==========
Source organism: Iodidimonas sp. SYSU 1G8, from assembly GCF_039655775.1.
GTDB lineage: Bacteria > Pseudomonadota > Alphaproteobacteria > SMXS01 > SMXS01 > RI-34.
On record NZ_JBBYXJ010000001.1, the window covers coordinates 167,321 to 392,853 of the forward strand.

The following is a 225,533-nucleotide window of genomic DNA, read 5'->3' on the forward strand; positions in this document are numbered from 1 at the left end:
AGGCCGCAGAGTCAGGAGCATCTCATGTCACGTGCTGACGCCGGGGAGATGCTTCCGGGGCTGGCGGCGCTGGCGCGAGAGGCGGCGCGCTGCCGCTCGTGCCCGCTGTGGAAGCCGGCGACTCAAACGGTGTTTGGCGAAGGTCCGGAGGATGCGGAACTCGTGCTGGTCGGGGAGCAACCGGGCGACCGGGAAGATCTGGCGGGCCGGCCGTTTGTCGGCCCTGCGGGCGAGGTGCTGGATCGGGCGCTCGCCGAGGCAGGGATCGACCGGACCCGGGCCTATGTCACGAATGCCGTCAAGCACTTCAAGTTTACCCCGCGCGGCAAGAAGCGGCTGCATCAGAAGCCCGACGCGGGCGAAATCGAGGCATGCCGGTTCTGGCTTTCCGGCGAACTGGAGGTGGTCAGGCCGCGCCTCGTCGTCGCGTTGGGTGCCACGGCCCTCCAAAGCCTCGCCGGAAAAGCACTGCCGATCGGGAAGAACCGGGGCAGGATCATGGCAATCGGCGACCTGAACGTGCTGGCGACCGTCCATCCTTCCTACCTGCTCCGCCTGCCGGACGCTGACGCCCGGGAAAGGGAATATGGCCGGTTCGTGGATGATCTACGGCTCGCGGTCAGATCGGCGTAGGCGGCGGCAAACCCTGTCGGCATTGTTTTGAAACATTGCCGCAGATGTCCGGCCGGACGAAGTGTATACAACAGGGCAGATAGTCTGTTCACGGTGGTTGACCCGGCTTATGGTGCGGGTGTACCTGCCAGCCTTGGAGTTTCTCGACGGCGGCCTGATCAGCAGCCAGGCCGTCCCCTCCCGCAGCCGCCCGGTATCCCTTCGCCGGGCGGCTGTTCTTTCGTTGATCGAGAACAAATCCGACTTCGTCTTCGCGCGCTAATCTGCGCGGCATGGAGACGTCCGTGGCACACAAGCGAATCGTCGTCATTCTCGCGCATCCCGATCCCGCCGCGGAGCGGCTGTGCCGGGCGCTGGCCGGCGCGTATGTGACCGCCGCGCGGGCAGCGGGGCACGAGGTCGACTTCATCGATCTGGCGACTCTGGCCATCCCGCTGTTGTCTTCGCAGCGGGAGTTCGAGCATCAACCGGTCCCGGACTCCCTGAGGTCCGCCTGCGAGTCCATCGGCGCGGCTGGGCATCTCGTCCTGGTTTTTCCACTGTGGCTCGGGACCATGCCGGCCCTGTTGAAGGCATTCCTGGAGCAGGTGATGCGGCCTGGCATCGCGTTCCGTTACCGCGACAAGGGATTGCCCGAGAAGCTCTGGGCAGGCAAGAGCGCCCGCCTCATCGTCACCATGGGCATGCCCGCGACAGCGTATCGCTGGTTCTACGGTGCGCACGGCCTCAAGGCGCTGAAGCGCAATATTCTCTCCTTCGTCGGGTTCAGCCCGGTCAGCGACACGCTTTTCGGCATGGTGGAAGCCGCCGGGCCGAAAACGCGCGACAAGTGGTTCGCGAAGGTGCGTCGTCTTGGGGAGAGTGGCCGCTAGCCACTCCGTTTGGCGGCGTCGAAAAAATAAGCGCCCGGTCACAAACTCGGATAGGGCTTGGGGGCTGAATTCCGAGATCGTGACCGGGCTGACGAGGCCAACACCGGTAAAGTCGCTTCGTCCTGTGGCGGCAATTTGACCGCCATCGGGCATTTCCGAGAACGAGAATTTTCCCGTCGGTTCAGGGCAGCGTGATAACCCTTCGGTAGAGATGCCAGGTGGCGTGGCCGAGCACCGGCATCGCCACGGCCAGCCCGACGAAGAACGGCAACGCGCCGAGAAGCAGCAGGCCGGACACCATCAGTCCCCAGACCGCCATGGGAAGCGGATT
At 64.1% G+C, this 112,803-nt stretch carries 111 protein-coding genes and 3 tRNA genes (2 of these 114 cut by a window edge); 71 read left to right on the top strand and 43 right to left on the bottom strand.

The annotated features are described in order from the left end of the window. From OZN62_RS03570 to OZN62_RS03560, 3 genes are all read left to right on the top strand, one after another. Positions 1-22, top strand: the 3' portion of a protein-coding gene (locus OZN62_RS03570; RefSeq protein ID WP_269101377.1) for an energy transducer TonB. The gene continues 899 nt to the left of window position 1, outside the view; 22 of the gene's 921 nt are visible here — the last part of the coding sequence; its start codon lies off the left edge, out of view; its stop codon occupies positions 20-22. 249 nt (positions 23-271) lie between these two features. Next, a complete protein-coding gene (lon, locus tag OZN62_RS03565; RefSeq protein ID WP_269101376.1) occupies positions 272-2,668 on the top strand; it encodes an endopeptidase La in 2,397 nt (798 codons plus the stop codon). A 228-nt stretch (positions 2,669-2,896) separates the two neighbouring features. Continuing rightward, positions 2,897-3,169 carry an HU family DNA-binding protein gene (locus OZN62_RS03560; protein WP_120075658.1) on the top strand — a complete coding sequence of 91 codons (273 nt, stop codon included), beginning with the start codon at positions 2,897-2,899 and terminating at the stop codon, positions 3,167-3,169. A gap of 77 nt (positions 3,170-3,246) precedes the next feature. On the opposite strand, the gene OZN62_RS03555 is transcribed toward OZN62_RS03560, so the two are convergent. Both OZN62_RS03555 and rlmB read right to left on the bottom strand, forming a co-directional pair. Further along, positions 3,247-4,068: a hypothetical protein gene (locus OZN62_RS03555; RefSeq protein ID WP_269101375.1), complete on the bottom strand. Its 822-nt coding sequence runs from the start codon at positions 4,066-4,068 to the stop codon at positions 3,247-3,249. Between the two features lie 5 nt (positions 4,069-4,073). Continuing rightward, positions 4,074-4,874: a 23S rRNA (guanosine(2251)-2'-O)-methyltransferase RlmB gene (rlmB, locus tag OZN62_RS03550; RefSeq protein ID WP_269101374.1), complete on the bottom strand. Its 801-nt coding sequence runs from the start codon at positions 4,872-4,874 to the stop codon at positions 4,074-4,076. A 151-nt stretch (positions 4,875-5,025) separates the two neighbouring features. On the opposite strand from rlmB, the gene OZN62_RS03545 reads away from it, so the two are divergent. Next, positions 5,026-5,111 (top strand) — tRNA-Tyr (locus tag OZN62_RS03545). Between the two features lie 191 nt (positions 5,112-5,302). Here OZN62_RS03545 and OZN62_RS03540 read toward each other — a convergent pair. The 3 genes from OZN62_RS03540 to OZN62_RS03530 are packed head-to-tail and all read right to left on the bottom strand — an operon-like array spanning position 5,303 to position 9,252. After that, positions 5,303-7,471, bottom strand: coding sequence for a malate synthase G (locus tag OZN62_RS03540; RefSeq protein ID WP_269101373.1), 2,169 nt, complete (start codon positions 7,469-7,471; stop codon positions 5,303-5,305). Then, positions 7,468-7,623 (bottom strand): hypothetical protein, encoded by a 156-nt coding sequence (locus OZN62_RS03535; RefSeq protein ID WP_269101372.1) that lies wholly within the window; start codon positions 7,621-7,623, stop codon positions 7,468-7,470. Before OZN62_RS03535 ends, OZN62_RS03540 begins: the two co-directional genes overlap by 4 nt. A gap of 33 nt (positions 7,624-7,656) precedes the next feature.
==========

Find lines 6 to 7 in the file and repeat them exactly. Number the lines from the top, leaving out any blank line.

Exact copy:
At 64.1% G+C, this 112,803-nt stretch carries 111 protein-coding genes and 3 tRNA genes (2 of these 114 cut by a window edge); 71 read left to right on the top strand and 43 right to left on the bottom strand.

The annotated features are described in order from the left end of the window. From OZN62_RS03570 to OZN62_RS03560, 3 genes are all read left to right on the top strand, one after another. Positions 1-22, top strand: the 3' portion of a protein-coding gene (locus OZN62_RS03570; RefSeq protein ID WP_269101377.1) for an energy transducer TonB. The gene continues 899 nt to the left of window position 1, outside the view; 22 of the gene's 921 nt are visible here — the last part of the coding sequence; its start codon lies off the left edge, out of view; its stop codon occupies positions 20-22. 249 nt (positions 23-271) lie between these two features. Next, a complete protein-coding gene (lon, locus tag OZN62_RS03565; RefSeq protein ID WP_269101376.1) occupies positions 272-2,668 on the top strand; it encodes an endopeptidase La in 2,397 nt (798 codons plus the stop codon). A 228-nt stretch (positions 2,669-2,896) separates the two neighbouring features. Continuing rightward, positions 2,897-3,169 carry an HU family DNA-binding protein gene (locus OZN62_RS03560; protein WP_120075658.1) on the top strand — a complete coding sequence of 91 codons (273 nt, stop codon included), beginning with the start codon at positions 2,897-2,899 and terminating at the stop codon, positions 3,167-3,169. A gap of 77 nt (positions 3,170-3,246) precedes the next feature. On the opposite strand, the gene OZN62_RS03555 is transcribed toward OZN62_RS03560, so the two are convergent. Both OZN62_RS03555 and rlmB read right to left on the bottom strand, forming a co-directional pair. Further along, positions 3,247-4,068: a hypothetical protein gene (locus OZN62_RS03555; RefSeq protein ID WP_269101375.1), complete on the bottom strand. Its 822-nt coding sequence runs from the start codon at positions 4,066-4,068 to the stop codon at positions 3,247-3,249. Between the two features lie 5 nt (positions 4,069-4,073). Continuing rightward, positions 4,074-4,874: a 23S rRNA (guanosine(2251)-2'-O)-methyltransferase RlmB gene (rlmB, locus tag OZN62_RS03550; RefSeq protein ID WP_269101374.1), complete on the bottom strand. Its 801-nt coding sequence runs from the start codon at positions 4,872-4,874 to the stop codon at positions 4,074-4,076. A 151-nt stretch (positions 4,875-5,025) separates the two neighbouring features. On the opposite strand from rlmB, the gene OZN62_RS03545 reads away from it, so the two are divergent. Next, positions 5,026-5,111 (top strand) — tRNA-Tyr (locus tag OZN62_RS03545). Between the two features lie 191 nt (positions 5,112-5,302). Here OZN62_RS03545 and OZN62_RS03540 read toward each other — a convergent pair. The 3 genes from OZN62_RS03540 to OZN62_RS03530 are packed head-to-tail and all read right to left on the bottom strand — an operon-like array spanning position 5,303 to position 9,252. After that, positions 5,303-7,471, bottom strand: coding sequence for a malate synthase G (locus tag OZN62_RS03540; RefSeq protein ID WP_269101373.1), 2,169 nt, complete (start codon positions 7,469-7,471; stop codon positions 5,303-5,305). Then, positions 7,468-7,623 (bottom strand): hypothetical protein, encoded by a 156-nt coding sequence (locus OZN62_RS03535; RefSeq protein ID WP_269101372.1) that lies wholly within the window; start codon positions 7,621-7,623, stop codon positions 7,468-7,470. Before OZN62_RS03535 ends, OZN62_RS03540 begins: the two co-directional genes overlap by 4 nt. A gap of 33 nt (positions 7,624-7,656) precedes the next feature.